I found this place because I was looking for a forum about oil lamps but there seems to be very little out there which surprises me.

  5. Joyce Meerbeek

    I love oil lamps for their ambiance, and I have decided to use them to have atmosphere in winter times as well as to save electricity. I still have to decide which ones to buy though,

  6. Charles

    I just bought my first oil lamp too. It’s a Hinks about 20” tall. It has one of those gallery raising keys. I’ve still to find a shade for it but so far It’s a wee bit difficult finding one with a 4” fitter that isn’t too expensive. I wish I bought one years ago. I fancy getting a little wall mounted one for the hall as a night light to guide us to the bog in the early hours.

  7. Nick

    I love both the light and heat from my Rayo oil lamp. Essential for a power outage but also pleasant ambiance throughout the winter months. It cleanly burns Kerosene, paraffin, Kleen Heat, or even diesel fuel with very little odor. Other lamps struggle with diesel but the Rayo burns it with ease and consider the price of 1K Kerosene in the Pacific Northwest is $10+ a gallon, this makes the Rayo economical as well.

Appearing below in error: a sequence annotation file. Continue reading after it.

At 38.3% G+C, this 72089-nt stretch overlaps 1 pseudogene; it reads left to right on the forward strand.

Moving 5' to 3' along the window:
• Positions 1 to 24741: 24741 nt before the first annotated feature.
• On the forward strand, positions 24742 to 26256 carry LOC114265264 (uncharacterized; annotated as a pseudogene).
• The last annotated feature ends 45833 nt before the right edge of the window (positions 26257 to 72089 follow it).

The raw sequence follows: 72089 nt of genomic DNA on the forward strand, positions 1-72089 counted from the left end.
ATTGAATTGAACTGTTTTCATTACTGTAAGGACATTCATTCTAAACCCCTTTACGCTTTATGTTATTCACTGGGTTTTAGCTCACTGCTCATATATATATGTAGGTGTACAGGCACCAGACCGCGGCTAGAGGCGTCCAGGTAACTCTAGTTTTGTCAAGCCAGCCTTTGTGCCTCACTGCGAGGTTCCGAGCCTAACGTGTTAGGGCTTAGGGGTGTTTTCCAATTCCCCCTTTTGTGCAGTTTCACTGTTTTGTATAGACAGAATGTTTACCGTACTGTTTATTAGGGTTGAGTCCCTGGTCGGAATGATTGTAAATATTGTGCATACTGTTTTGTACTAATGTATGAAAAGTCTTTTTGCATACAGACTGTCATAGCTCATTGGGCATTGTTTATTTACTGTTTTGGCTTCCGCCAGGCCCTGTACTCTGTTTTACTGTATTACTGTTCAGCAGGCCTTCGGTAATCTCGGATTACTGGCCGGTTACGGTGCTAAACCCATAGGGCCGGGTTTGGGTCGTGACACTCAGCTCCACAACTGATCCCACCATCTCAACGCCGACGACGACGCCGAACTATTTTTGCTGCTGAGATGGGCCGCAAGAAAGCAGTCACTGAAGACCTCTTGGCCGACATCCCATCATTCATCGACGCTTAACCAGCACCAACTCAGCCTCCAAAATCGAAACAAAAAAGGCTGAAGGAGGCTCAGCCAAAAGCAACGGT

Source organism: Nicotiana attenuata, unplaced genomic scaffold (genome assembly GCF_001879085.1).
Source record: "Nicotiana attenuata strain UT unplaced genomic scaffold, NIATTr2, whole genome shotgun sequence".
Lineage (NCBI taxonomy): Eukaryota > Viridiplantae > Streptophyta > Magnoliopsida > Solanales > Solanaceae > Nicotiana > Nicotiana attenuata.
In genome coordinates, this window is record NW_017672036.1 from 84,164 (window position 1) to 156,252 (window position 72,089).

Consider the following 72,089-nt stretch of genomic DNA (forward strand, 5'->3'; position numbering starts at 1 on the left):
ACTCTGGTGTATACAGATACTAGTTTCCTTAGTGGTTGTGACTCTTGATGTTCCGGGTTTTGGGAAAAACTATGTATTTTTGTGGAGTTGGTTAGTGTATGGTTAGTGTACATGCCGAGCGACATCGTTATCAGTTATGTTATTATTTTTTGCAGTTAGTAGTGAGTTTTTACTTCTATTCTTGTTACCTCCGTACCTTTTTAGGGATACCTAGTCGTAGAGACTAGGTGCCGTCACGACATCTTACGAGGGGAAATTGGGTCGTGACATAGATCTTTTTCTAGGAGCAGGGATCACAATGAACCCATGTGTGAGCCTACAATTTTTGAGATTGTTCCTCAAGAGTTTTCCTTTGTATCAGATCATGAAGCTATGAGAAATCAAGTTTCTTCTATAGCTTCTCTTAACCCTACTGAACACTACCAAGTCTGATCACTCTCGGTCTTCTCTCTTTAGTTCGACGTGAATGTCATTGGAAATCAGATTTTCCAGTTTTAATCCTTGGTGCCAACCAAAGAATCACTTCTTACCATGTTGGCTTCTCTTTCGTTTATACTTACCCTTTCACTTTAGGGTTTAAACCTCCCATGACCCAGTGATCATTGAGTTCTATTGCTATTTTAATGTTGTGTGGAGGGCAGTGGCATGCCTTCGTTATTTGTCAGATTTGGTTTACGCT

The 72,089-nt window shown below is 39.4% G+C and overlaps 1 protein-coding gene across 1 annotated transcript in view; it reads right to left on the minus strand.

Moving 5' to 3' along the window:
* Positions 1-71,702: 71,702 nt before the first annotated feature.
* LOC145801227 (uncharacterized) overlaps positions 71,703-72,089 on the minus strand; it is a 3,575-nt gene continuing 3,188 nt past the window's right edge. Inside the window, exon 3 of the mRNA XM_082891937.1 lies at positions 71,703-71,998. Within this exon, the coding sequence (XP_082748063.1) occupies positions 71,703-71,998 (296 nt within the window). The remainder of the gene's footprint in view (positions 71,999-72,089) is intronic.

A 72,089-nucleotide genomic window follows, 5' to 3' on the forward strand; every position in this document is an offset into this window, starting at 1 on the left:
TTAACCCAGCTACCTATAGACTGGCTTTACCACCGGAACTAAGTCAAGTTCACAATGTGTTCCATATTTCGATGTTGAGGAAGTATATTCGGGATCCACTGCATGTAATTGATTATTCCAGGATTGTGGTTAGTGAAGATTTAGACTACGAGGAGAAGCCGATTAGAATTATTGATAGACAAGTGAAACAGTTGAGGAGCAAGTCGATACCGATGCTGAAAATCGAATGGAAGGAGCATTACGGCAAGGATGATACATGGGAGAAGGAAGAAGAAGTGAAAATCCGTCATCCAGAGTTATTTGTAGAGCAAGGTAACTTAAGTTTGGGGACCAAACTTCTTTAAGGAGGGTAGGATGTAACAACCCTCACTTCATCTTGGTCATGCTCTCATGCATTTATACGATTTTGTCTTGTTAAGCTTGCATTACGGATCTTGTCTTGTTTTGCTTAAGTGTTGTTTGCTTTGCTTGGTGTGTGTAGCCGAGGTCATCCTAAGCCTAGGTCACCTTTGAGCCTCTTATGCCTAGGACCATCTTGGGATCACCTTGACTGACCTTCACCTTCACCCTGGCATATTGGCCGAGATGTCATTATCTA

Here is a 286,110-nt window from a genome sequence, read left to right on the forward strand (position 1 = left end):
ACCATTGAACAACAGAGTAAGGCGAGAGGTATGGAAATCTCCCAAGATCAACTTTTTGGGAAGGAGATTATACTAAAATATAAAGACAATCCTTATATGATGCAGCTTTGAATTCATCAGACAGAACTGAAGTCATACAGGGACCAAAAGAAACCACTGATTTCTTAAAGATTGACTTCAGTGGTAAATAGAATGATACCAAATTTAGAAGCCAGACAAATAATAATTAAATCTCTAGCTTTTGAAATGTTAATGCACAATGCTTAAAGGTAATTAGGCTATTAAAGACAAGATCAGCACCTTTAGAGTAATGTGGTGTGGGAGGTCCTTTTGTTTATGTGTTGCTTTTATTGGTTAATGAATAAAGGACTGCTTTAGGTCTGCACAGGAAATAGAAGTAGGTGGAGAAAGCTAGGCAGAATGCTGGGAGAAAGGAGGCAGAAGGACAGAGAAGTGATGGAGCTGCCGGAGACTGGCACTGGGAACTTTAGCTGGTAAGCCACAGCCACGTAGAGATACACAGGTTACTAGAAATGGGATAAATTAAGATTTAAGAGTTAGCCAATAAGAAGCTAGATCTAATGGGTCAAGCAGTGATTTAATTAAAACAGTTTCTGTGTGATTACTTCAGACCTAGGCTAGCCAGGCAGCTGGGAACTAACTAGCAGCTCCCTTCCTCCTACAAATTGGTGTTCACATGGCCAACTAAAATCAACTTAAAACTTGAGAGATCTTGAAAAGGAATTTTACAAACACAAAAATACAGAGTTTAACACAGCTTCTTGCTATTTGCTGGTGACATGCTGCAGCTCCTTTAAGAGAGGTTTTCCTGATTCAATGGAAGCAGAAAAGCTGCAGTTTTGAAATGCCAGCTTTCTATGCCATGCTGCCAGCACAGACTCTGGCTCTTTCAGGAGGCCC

8. Lloyd Bronson

    I’m glad that your article mentions that oil lanterns are able to be controlled far more easily than its alternatives. My spouse and I are interested in giving our kitchen more of a unique, natural light. We’ll look into getting some candle lanterns, as we want our home to be truly unique.

  9. Jordan

    I just got my first oil lamp I love it.